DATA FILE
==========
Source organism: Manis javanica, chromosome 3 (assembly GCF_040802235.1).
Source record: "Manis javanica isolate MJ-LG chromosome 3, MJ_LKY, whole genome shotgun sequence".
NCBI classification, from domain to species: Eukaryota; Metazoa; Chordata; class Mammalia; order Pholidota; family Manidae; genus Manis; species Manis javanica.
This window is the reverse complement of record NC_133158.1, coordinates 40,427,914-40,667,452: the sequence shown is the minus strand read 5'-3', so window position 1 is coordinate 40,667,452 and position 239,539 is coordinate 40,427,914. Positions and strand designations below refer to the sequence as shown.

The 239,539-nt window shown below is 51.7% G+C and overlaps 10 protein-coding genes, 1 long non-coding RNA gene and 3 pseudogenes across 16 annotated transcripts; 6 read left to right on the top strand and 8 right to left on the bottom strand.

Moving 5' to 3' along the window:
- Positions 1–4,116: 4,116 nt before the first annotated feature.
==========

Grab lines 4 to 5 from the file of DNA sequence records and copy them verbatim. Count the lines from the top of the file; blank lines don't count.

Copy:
This window is the reverse complement of record NC_133158.1, coordinates 40,427,914-40,667,452: the sequence shown is the minus strand read 5'-3', so window position 1 is coordinate 40,667,452 and position 239,539 is coordinate 40,427,914. Positions and strand designations below refer to the sequence as shown.

The 239,539-nt window shown below is 51.7% G+C and overlaps 10 protein-coding genes, 1 long non-coding RNA gene and 3 pseudogenes across 16 annotated transcripts; 6 read left to right on the top strand and 8 right to left on the bottom strand.